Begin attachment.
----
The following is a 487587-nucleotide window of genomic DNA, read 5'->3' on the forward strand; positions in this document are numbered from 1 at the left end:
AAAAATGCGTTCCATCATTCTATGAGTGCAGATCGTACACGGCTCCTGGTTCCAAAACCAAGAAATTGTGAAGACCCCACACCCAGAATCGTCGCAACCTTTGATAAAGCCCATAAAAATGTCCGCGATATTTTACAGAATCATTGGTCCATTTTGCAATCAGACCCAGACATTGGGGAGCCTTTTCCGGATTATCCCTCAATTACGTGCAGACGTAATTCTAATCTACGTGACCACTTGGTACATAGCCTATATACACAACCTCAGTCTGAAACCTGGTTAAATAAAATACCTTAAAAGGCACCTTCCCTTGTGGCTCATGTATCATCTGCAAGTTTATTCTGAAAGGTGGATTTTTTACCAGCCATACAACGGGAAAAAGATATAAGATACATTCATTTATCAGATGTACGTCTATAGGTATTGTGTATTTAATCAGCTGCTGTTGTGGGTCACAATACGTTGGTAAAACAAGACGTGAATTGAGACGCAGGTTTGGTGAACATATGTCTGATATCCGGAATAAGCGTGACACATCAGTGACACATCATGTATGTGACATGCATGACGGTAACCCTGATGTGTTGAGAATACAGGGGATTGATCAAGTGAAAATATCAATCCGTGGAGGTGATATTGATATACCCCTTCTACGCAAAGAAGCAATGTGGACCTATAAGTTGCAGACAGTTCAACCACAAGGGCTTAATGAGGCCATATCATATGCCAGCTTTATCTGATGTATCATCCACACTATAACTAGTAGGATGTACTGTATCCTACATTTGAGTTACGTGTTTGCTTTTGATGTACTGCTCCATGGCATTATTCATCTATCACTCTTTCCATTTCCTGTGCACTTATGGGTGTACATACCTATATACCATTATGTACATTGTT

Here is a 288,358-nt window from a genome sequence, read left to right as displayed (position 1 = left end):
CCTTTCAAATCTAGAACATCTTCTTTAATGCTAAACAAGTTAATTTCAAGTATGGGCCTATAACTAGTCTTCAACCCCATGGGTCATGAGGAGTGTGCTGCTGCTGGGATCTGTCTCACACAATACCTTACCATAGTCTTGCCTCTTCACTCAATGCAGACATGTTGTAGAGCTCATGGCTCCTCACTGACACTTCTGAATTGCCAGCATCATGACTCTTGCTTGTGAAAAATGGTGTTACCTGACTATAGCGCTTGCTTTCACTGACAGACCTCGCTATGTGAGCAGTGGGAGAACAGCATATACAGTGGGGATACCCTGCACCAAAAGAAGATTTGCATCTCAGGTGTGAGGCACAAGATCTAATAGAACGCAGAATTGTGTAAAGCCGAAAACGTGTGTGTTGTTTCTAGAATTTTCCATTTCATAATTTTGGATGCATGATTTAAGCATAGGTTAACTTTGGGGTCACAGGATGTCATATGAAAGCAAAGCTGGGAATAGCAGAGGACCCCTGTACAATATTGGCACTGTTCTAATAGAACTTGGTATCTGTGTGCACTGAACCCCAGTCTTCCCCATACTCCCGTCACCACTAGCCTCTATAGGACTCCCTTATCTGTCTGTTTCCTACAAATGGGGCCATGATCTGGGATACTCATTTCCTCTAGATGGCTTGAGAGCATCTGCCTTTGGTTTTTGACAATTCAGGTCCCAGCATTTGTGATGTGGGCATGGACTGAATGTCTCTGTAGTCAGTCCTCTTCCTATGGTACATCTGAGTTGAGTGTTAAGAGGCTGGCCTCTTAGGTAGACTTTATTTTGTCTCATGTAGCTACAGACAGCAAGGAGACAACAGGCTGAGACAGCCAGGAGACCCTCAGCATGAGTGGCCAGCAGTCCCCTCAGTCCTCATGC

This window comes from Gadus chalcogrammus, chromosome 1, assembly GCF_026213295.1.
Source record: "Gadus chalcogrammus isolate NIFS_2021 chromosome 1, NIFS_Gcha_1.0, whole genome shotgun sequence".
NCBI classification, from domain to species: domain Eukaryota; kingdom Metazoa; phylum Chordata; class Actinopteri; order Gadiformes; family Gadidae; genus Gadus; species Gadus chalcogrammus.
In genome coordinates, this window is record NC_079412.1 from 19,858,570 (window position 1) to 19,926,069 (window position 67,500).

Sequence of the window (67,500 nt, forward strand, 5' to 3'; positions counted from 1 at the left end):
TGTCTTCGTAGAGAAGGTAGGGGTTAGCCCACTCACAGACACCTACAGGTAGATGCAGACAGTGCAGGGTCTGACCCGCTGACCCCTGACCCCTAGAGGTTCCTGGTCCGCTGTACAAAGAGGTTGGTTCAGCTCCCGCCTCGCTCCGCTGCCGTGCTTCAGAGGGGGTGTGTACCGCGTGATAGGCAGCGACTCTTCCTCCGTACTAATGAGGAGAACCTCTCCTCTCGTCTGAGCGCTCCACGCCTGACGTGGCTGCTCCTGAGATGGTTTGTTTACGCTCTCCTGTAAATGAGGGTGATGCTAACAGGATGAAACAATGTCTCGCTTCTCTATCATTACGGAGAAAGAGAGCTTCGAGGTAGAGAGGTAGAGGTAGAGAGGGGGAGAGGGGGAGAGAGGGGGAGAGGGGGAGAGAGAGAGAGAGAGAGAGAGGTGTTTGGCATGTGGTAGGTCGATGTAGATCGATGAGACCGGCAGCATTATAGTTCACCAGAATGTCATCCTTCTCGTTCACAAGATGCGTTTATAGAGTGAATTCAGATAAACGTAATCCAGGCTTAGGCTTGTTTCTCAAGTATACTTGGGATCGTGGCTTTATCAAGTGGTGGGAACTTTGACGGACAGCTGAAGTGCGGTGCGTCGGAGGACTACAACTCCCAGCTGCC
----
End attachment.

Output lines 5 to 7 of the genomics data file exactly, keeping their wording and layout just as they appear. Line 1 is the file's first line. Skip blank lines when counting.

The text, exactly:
This window comes from Gadus chalcogrammus, chromosome 1, assembly GCF_026213295.1.
Source record: "Gadus chalcogrammus isolate NIFS_2021 chromosome 1, NIFS_Gcha_1.0, whole genome shotgun sequence".
NCBI classification, from domain to species: domain Eukaryota; kingdom Metazoa; phylum Chordata; class Actinopteri; order Gadiformes; family Gadidae; genus Gadus; species Gadus chalcogrammus.